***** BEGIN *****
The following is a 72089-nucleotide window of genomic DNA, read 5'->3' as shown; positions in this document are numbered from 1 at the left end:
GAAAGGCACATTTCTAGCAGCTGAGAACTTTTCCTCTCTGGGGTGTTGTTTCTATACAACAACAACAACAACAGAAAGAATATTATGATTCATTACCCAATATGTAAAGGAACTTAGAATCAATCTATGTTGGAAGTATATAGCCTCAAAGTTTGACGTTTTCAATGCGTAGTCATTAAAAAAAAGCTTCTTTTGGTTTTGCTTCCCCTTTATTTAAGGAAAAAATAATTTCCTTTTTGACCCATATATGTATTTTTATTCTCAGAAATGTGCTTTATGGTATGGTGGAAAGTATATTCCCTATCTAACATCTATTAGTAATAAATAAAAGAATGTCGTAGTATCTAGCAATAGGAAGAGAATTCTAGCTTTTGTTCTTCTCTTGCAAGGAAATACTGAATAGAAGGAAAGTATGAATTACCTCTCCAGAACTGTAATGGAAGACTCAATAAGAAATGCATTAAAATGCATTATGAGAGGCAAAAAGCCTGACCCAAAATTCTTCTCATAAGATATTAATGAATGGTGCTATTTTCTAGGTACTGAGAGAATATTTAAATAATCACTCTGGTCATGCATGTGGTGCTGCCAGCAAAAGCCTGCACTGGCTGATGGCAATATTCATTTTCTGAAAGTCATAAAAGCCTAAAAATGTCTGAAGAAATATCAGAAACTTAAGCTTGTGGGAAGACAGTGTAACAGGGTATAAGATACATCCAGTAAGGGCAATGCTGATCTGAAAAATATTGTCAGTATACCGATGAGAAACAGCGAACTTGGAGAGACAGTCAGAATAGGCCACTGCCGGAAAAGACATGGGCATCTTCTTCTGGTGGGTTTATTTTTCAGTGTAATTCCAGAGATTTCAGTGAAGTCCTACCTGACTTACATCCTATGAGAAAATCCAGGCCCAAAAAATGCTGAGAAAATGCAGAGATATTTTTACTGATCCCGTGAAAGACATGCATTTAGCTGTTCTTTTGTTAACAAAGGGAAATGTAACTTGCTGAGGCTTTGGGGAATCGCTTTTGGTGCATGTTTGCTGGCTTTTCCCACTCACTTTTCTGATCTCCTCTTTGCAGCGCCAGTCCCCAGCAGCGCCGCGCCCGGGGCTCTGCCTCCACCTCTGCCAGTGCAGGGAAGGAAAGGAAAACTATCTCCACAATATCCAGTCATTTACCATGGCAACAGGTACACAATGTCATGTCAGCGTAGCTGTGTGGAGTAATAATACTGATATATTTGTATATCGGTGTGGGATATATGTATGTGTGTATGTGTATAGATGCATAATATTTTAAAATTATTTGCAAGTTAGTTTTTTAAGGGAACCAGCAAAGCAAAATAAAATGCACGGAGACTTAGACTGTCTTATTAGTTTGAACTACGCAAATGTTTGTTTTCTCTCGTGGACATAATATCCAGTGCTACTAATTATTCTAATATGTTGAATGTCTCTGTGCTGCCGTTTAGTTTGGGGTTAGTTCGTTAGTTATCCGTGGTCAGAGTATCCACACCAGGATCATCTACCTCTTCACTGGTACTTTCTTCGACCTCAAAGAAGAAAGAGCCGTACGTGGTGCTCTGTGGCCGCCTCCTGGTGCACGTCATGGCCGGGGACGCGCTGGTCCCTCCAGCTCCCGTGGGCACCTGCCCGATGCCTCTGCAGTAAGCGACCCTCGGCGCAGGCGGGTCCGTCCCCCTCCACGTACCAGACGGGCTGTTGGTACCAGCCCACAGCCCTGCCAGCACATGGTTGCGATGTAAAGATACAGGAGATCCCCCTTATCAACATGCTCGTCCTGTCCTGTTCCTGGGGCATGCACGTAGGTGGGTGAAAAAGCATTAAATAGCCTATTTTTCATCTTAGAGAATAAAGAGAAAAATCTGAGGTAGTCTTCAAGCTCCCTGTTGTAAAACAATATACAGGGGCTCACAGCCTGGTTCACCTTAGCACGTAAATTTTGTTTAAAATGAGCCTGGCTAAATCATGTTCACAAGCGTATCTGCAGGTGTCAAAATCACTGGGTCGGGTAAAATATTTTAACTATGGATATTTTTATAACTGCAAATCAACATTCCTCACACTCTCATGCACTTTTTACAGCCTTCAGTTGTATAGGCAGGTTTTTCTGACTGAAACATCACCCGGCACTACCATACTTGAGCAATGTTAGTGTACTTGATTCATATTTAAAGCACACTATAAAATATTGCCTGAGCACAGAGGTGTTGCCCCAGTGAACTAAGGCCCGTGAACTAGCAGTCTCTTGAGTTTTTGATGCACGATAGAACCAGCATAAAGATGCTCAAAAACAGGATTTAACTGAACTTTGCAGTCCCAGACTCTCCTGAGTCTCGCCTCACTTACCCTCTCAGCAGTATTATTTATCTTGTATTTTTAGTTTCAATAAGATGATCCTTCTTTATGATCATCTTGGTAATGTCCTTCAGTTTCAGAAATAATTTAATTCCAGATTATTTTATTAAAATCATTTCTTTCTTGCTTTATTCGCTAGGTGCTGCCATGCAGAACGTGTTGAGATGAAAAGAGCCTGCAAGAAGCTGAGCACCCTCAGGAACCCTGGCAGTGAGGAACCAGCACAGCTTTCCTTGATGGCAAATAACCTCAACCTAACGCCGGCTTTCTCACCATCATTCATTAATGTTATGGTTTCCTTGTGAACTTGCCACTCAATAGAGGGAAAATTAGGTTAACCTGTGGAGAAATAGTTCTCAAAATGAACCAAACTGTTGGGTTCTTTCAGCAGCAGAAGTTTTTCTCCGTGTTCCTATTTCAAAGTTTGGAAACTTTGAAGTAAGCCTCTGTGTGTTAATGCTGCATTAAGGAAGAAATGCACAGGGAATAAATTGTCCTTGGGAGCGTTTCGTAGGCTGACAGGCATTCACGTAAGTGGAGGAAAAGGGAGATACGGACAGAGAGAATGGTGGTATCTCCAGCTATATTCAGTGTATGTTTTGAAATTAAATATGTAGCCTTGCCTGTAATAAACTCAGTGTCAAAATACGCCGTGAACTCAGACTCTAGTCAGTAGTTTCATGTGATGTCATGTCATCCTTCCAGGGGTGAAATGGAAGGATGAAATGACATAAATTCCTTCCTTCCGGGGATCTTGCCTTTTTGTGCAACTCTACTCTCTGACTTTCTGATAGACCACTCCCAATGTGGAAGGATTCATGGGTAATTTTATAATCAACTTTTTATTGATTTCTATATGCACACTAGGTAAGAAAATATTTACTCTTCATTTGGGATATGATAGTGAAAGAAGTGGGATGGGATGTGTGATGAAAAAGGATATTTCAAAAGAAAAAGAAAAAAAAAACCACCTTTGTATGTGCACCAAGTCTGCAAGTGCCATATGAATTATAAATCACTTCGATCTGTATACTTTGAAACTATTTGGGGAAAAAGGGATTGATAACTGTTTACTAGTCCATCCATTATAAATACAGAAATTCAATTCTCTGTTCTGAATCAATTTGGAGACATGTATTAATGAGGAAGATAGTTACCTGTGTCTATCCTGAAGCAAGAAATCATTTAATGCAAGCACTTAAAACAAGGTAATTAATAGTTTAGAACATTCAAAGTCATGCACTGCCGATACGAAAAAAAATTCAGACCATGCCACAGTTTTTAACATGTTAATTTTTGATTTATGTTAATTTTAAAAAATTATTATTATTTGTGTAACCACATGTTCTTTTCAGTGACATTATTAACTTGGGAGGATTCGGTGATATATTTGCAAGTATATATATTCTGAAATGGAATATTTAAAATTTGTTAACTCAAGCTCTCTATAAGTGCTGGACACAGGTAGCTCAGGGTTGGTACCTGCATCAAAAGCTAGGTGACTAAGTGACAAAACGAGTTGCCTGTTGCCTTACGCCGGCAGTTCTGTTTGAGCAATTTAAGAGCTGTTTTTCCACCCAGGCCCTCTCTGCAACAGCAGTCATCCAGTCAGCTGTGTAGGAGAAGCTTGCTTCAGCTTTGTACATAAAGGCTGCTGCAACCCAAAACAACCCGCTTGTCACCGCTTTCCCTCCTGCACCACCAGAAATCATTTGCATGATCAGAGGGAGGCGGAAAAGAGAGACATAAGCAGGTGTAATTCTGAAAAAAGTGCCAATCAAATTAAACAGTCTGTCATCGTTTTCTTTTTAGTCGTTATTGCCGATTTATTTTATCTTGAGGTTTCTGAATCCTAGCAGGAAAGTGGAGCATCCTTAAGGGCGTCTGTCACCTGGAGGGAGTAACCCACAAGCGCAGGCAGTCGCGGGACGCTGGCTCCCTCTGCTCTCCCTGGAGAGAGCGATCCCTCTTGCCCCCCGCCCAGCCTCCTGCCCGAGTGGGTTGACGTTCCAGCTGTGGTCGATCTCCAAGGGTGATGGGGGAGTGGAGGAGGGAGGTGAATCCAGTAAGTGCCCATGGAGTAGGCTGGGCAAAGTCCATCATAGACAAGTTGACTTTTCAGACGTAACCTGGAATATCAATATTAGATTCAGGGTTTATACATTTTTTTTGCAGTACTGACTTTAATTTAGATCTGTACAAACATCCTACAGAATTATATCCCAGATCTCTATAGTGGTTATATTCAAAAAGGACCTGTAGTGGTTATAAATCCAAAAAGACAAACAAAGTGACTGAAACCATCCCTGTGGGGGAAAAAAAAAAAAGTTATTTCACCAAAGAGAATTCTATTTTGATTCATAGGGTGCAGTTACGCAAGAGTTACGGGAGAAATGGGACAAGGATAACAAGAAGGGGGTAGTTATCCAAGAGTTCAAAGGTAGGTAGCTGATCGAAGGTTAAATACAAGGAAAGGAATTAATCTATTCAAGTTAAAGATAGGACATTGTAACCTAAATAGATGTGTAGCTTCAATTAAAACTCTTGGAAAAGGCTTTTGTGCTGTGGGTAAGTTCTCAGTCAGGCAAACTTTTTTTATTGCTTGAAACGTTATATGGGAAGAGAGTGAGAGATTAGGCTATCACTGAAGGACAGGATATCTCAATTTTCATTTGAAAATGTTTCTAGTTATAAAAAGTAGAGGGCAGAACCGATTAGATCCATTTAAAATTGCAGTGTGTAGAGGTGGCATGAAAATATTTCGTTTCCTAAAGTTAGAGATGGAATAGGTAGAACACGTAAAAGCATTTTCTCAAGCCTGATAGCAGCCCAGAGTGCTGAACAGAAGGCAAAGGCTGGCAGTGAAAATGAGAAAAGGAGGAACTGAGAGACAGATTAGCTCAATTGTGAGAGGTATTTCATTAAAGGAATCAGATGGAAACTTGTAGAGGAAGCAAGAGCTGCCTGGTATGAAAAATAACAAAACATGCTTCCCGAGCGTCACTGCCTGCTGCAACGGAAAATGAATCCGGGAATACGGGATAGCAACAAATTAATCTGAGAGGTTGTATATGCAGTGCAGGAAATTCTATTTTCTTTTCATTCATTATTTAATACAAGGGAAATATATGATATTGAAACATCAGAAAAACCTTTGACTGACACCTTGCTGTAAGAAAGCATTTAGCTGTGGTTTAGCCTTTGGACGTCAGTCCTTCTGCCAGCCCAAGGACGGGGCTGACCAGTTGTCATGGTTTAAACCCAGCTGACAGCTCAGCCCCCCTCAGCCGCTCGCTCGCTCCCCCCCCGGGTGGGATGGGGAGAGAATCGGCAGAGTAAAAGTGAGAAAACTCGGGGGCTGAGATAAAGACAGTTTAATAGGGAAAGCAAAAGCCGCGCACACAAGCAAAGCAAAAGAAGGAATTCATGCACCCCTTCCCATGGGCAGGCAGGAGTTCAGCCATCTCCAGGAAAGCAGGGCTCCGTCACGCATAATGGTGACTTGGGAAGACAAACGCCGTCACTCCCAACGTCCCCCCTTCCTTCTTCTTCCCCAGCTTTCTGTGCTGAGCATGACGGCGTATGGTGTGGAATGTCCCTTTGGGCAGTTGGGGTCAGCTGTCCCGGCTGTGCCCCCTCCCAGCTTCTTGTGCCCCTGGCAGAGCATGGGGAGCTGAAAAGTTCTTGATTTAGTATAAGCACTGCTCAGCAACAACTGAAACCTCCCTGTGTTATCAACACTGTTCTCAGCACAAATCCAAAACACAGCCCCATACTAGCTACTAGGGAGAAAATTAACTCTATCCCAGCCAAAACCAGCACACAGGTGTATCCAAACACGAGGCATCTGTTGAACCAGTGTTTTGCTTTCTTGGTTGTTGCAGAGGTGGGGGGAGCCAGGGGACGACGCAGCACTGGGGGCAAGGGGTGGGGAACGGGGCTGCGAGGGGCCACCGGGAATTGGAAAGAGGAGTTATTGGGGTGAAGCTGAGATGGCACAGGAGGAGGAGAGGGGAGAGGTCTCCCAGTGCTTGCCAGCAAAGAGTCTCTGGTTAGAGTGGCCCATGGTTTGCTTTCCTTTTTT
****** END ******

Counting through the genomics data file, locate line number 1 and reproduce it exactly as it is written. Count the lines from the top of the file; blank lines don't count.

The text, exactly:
The following is a 72089-nucleotide window of genomic DNA, read 5'->3' as shown; positions in this document are numbered from 1 at the left end: